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101 Animal Shots You'll Go Wild Over

A Bedbug's bite

Bedbug mouth

(Image credit: CDC/ Janice Haney Carr)

This is a close-up look at any homeowner's nightmare: A bedbug. These reddish-brown bugs, each the size of an apple seed, are tough to eliminate once they take hold in the linens. Bedbugs were once virtually wiped out in the United States, but international travelers have carried them back to U.S. soil.

This scanning electron microscope photograph of a bedbug's head reveals its mouthparts, which are used to pierce the skin and suck the blood of its victims. While some people have no reaction to bedbug bites, others experience itchy clusters of hives.

Into the Blue

close-up of loggerhead sea turtle

(Image credit: T. Moore, NOAA.)

Here a close-up shot of a loggerhead turtle (Caretta caretta) in the Gulf of Mexico's Flower Garden Banks National Marine Sanctuary, which is about 100 miles (179 kilometers) off the Louisiana coast. Two new studies are showing the turtles are being contaminated with so-called persistent organic pollutants (POPs), which include banned substances such as DDT and toxaphenes, once used as pesticides; polychlorinated biphenyls (PCBs), once used as insulating fluids; and polybrominated diphenyl ethers (PBDEs), once used as flame retardants.

The studies showed the turtles accumulate more of the contaminant chemicals the farther they travel up the Atlantic coast, suggesting their northern feeding grounds in Florida have higher POP levels. The turtles likely consume the POPs when they eat contaminated prey such as crabs, the researchers said. One of the studies was published online April 20, 2011 in the journal Environmental Toxicology and Chemistry, and the other will be published in a forthcoming issue of that journal.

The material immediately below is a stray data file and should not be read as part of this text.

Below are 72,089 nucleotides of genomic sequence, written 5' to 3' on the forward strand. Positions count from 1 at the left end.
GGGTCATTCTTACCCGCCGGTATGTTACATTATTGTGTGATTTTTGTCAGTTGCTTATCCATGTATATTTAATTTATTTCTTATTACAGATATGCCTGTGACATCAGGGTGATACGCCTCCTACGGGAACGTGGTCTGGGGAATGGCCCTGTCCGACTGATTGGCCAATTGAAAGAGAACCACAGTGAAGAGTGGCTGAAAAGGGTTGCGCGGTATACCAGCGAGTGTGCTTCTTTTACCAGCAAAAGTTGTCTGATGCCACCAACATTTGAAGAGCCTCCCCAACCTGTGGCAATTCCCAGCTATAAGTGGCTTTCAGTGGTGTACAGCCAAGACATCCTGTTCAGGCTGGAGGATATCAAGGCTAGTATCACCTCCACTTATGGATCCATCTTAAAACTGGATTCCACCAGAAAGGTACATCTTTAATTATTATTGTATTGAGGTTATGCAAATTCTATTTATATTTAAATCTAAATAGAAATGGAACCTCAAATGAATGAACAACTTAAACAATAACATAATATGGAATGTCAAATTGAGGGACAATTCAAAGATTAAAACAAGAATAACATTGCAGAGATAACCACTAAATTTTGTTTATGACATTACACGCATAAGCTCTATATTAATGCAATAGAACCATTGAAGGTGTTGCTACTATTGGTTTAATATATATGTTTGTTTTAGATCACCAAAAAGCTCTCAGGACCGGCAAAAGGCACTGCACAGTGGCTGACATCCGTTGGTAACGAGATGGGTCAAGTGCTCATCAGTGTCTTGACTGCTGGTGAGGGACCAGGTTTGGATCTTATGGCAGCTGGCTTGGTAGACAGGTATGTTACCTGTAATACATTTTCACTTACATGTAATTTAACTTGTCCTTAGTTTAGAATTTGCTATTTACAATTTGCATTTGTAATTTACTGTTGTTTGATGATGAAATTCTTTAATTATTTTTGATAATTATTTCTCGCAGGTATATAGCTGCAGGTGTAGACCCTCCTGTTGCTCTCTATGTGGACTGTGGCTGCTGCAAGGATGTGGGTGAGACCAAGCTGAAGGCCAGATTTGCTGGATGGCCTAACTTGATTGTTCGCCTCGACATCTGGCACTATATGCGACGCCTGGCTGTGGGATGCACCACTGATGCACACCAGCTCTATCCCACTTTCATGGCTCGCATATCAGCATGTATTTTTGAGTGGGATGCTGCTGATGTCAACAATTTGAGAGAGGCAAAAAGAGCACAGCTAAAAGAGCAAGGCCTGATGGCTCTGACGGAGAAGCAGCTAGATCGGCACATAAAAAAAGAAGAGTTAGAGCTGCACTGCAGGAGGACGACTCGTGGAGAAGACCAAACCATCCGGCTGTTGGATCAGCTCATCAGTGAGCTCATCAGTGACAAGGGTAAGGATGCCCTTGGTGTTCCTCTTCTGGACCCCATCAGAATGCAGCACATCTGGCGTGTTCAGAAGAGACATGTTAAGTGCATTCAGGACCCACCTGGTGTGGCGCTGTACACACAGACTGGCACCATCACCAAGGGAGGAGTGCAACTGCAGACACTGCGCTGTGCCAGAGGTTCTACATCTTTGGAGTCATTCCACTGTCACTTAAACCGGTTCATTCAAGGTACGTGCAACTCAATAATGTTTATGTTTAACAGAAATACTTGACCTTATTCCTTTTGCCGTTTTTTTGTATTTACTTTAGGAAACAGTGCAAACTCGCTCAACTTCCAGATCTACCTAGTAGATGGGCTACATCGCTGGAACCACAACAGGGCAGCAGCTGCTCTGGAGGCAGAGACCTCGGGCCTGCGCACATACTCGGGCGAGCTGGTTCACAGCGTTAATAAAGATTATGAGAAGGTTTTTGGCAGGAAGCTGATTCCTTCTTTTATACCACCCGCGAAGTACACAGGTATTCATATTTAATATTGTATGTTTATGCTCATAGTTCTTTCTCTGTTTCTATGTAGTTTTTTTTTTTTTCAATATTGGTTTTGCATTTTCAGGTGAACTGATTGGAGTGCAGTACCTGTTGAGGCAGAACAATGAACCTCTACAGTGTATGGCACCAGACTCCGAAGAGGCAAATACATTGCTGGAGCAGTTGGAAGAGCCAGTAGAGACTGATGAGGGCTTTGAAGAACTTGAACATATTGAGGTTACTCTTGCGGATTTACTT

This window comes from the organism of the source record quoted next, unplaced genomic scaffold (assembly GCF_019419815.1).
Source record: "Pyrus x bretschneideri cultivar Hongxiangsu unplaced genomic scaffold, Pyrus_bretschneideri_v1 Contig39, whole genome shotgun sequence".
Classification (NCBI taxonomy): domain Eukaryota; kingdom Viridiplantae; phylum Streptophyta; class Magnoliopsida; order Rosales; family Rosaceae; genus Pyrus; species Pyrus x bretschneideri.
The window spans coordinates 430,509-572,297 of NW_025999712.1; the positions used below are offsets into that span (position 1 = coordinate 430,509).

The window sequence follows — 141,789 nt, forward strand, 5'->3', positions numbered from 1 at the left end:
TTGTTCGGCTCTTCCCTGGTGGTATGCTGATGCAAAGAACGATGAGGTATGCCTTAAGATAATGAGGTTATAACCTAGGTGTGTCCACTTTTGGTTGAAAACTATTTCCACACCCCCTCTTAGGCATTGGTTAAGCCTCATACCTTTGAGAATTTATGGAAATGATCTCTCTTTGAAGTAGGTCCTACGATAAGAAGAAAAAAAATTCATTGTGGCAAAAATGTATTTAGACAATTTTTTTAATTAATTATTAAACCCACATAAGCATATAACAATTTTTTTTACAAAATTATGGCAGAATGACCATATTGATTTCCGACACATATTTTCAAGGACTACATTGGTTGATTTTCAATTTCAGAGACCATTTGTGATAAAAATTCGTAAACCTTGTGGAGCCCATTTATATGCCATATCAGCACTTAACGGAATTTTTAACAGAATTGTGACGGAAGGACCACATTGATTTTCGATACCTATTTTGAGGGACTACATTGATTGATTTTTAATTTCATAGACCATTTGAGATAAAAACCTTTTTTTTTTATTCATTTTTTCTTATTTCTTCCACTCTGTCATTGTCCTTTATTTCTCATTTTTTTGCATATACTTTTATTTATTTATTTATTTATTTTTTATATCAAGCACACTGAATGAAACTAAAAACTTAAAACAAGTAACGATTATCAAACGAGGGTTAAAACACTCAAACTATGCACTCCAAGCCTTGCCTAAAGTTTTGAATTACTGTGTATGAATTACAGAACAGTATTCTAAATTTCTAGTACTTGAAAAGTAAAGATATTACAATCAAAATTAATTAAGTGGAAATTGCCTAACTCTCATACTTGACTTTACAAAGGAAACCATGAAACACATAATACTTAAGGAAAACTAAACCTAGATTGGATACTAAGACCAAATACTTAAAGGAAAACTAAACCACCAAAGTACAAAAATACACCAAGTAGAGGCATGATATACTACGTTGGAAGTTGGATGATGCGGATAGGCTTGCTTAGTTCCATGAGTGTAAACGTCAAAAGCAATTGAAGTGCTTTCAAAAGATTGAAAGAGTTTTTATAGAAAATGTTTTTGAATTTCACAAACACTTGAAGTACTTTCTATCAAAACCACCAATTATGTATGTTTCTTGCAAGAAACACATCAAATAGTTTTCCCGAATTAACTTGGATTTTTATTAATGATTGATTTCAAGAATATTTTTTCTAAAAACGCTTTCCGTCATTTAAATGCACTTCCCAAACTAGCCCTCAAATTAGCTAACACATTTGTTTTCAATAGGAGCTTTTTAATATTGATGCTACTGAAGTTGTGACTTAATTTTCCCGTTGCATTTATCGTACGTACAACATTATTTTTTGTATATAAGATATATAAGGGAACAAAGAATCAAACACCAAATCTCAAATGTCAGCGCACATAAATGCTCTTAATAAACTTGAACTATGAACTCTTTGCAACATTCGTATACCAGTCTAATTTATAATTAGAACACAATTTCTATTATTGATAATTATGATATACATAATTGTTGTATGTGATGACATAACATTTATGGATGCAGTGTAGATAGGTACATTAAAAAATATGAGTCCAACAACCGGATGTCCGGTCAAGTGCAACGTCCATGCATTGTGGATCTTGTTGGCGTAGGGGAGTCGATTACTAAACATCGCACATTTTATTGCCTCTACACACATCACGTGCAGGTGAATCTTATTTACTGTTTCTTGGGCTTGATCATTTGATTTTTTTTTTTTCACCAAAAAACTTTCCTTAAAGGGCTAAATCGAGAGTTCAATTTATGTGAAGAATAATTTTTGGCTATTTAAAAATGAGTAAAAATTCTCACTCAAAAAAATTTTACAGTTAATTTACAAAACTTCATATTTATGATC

Oro y Plata

Gold and Silver beetles

(Image credit: Eduardo M. Libby)

Robotic insects? The jewelry of an ancient Egyptian queen? No, these bugs are the real thing: Two species of gold and silver beetle found in the rainforests of Costa Rica.

The reflective shells of Chrysina aurgians (gold) and Chrysina limbata (silver) may help the bugs blend into their damp, forest environment, which is studded with shimmering droplets of water. A new study published in the open-access journal Optical Materials Express finds that the beetles' shells are made of progressively thinner layers of the exoskeleton material chitin. As light passes back through each layer of chitin, the waves combine to become brighter and more intense, creating the glint of gold and silver.

According to study researchers, understanding the beetles' beauty may help scientists replicate it -- creating metallic-looking materials out of organic ingredients.

Dreamy Drifters

Moon Jellies, Birch Aquarium

(Image credit: Birch Aquarium at Scripps)

It's not hard to imagine where these moon jellies got their name. As delicate as they look, jellies are tough: They've been around for 600 million years, predating sharks and surviving multiple mass extinctions, including the one that killed the dinosaurs.